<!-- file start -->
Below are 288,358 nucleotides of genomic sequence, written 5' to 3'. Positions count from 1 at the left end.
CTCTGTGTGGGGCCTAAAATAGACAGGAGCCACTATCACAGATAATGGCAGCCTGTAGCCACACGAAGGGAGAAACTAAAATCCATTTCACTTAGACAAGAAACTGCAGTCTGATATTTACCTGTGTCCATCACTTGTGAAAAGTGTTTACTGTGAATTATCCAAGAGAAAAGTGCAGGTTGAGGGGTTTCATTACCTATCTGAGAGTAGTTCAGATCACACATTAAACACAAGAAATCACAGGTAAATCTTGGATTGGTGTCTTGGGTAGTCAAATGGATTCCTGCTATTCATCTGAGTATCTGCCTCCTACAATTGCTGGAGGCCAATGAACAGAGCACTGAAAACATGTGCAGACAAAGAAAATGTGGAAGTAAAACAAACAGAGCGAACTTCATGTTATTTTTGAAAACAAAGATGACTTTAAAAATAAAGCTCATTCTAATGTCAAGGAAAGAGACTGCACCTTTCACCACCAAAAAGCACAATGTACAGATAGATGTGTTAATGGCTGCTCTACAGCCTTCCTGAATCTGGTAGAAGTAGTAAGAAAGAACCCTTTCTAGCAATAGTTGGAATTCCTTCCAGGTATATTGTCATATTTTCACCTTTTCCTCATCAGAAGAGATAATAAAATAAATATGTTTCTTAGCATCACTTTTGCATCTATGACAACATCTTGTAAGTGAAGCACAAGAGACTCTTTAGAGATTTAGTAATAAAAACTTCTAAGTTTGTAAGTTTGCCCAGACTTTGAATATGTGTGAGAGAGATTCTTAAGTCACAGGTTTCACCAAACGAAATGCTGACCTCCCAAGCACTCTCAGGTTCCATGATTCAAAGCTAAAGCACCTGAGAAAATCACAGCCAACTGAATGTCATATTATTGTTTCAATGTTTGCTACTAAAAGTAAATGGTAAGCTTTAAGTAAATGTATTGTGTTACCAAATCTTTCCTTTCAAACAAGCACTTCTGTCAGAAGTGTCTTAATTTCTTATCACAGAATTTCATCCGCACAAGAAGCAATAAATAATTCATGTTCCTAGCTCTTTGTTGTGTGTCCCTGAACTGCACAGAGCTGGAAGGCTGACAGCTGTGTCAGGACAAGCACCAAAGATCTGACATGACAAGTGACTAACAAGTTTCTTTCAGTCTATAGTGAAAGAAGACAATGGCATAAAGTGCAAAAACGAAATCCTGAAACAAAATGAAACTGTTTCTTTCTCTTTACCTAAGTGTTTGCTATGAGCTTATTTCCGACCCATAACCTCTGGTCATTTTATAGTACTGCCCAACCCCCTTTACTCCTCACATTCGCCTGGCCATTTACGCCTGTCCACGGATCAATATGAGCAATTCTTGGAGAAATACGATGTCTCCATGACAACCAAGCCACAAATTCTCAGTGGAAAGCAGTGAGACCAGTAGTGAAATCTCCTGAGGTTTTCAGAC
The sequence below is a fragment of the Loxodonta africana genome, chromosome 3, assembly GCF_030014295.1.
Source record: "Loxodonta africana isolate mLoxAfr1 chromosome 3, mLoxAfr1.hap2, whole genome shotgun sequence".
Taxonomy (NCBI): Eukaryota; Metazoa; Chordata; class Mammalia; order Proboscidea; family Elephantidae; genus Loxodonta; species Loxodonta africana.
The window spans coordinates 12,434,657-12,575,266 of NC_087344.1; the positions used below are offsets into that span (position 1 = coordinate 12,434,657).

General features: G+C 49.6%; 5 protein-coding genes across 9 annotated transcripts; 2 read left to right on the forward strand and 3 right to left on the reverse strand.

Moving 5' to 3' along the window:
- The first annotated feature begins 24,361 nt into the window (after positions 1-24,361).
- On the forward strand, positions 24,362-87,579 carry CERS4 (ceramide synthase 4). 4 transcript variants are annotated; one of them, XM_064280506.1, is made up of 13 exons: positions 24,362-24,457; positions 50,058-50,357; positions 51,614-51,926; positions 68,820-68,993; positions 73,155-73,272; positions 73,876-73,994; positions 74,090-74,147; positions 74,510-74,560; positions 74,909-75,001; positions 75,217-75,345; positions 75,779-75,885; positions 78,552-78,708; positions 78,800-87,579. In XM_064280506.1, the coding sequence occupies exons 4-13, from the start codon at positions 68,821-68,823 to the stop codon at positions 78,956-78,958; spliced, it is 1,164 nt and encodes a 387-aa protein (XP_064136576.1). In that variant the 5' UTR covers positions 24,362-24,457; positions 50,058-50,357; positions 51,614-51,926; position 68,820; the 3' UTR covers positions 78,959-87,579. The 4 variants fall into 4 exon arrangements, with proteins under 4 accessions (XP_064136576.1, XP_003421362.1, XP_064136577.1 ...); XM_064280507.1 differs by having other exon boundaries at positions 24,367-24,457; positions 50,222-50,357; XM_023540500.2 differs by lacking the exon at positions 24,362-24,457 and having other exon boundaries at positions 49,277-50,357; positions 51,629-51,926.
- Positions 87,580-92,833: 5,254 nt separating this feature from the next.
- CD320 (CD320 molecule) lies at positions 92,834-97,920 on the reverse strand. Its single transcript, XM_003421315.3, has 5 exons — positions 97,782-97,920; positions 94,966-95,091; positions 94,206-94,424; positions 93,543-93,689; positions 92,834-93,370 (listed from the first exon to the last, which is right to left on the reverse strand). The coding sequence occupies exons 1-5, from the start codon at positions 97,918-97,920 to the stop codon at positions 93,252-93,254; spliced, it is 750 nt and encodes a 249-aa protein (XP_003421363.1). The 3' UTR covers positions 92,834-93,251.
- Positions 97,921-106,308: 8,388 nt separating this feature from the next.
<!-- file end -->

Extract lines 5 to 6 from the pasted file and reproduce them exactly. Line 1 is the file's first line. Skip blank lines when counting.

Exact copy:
Taxonomy (NCBI): Eukaryota; Metazoa; Chordata; class Mammalia; order Proboscidea; family Elephantidae; genus Loxodonta; species Loxodonta africana.
The window spans coordinates 12,434,657-12,575,266 of NC_087344.1; the positions used below are offsets into that span (position 1 = coordinate 12,434,657).